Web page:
Which is it?

If you're a true hack, you know the answer: it's both!

It's always fun to f*** over Hillary because – well, why, exactly?  Because she's not a perfect candidate, unlike Wilfred M. Romney or John McCain, two losers who don't get the same treatment?   Because she wouldn't divorce her horndog husband?  Because she's married and you're not?  Because she turned you down for an interview in 1996?

It really makes no difference what your motives are – it's always a steaming hot take, because on any given day she's either doing something (why won't she step aside in favor of a new generation of Democrats? why did she endorse candidate A and not B?) or she isn't (why won't she help Democrats before the Democratic primary?).

Remember these six easy hot takes and you'll never be sweating under the hot lights on a cable panel with nothing to say.  Because there's nothing worse for a white newsman than to be caught with his pants down.  If you don't believe us, ask Matt Lauer.

Sunday, May 20, 2018

From the Archives: 44 Mays ago, President demands end to witch hunt

Editors' Note:  We are not going to waste pixels analyzing the ravings of some misogynist pseudo-intellectual who bases his Handmaid's Tale fantasies on insights gleaned from the social lives of lobsters. We just are not going to, no matter how many New York Times columnists tout his provocative thoughts.  Instead, we thought we'd fire up the Waybac machine to see how a previous witch hunt dealt with a Republican President who saw no reason to follow the rule of law.  No, not W., H.W., or St. Ronald of Bitburg.  Before that.

By David Bloviator
Washington Bureau Chief 
with material from The New York Times News Service

WASHINGTON, D.C. – The nation's capital has become increasingly concerned that the refusal by President Richard M. Nixon to honor subpoenas issued by the House Impeachment Committee and the Office of Special Prosecutor Leon Jaworski is leading to a constitutional crisis.

1,000 years ago today.
According to The New York Times, in a letter to House Judiciary Committee Chairman Peter Rodino, Nixon rejected what he called the Committee's “constantly escalating requests for information,” claiming that honoring those requests would fatally compromise the institution of the Presidency.

Rodino, in response, said that Nixon's refusal to follow the rule of law and comply with a duly-issued subpoena could lead to grave consequences, by which most observers inferred that he meant impeachment.  The House can vote Articles of Impeachment by majority vote, and with control of the House safely in Democratic hands, the chances that Republicans can obstruct or subvert the impeachment process are thought to be close to nil.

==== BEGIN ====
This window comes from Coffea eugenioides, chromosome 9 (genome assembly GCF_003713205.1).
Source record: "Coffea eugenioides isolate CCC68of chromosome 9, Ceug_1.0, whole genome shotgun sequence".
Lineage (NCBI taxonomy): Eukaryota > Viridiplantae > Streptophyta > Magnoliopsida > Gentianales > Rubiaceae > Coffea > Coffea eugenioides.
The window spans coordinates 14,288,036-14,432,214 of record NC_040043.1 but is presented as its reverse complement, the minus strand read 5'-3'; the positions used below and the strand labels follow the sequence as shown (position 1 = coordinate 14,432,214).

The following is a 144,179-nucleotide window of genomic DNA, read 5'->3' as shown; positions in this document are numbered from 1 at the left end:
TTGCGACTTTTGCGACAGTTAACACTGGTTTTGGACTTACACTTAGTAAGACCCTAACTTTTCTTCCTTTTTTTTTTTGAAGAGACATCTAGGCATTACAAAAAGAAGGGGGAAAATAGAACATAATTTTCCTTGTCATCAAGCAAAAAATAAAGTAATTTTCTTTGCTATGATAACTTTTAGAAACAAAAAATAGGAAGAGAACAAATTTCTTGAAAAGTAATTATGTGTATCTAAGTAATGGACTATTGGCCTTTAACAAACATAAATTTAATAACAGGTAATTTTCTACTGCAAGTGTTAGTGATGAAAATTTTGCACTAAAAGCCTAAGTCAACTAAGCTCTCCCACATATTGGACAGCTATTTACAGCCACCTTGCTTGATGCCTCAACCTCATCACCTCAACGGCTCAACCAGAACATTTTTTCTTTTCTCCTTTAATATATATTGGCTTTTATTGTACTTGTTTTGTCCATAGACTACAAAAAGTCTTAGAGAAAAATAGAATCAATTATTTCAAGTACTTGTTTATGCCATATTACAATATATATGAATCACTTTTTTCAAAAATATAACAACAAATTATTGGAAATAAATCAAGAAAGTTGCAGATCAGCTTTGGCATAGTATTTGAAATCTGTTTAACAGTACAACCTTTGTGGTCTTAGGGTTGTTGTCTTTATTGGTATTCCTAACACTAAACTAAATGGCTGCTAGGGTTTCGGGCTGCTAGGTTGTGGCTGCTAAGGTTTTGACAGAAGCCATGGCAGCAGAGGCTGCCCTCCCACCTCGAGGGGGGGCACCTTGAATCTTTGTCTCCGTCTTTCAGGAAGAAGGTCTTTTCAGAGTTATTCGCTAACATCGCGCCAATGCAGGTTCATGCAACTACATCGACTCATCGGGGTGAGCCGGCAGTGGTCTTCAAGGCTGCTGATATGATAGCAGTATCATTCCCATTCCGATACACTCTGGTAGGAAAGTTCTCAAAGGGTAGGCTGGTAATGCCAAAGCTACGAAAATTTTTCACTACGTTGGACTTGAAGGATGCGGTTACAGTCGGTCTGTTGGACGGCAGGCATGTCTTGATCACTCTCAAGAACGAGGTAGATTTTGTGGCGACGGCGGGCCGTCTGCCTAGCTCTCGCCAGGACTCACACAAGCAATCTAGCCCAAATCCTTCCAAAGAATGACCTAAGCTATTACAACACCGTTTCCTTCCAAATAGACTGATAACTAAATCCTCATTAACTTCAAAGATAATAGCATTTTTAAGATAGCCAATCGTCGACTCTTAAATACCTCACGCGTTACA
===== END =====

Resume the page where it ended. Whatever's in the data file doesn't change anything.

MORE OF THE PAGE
“Can you imagine what would happen if the House were controlled by Republicans? They would have buried the evidence of Nixon's criminality forever.  Who knows what might have happened to our Republic in that case?” said a Committee staff member.

In his letter, President Nixon stated that he had already provided the Committee and the Special Prosecutor with all materials needed to determine the lawfulness of his conduct, although he did not explain why he had the final ability to make that determination, contrary to the normal rule of mandatory compliance with duly-issued subpoenas.

The President's advisers are known to be frustrated by their inability to get out their message that the President has cooperated fully with the two inquiries [Because he hasn't – Ed.], and to improve the President' dismal favorability ratings, down to 25% in the latest Gallup Poll.

“If only the President had his own news network that would pump out his propaganda 24/7 while pretending that it was providing fair and balanced coverage, this never would have happened,” lamented long-time Nixon mouthpiece Roger Ailes.

Turning to his comely young assistant Tawny, Ailes said, “You'd believe anything coming out of her mouth, wouldn't you?  And you wouldn't believe what goes in there, if you catch my drift.”

In the best traditions of the Republican Party, most Judiciary Committee Republicans expressed dismay over the President's noncompliance and urged him to reconsider his position.

“Jesus, what a bunch of pussies!  They need to grow a pair of balls,” snarled long-time Nixon defender Roy Cohn, who interrupted his conference with his masseur Raoul to demand that Republicans stop cooperating with the impeachment investigation.

While Washington remains transfixed on the growing impasse between Nixon and the other branches of government, the rest of the country seems to be looking forward to the upcoming Memorial Day weekend.  Reservations for the Concord's Decoration Day weekend featuring Paul Anka are selling briskly, while Grossinger's reports strong demand for its combined Memorial Day/Shavous celebration featuring Cantor Shlomo Carlebach.

And young New Yorkers seem oblivious to the looming crisis.  Waiting outside Roy Cohn's massage parlor,  rich playboy Donald Drumpf, having apparently lost a battle with a container of talcum powder, told the Spy: “Who cares about Watergate when you've got the best that Colombia and Yugoslavia have to offer?” he sniffed.

His companion, a strange young law student named Rudy Giolini, laughed nervously and said: “Don't knock politics, Donald!  It's a great way to get pussy you're not related to.”

Monday, May 14, 2018

From the International House of Hot Takes: what motivates white bigots? Liberals!

By A.J. Liebling
Meta-Content Generator

The lively competition between The New York Times and The Washington Post for national readership has produced some great reporting, especially after Election Day 2016.  But sometimes it produces nothing more than a race to see who can serve up the tallest stack of steaming hot takes.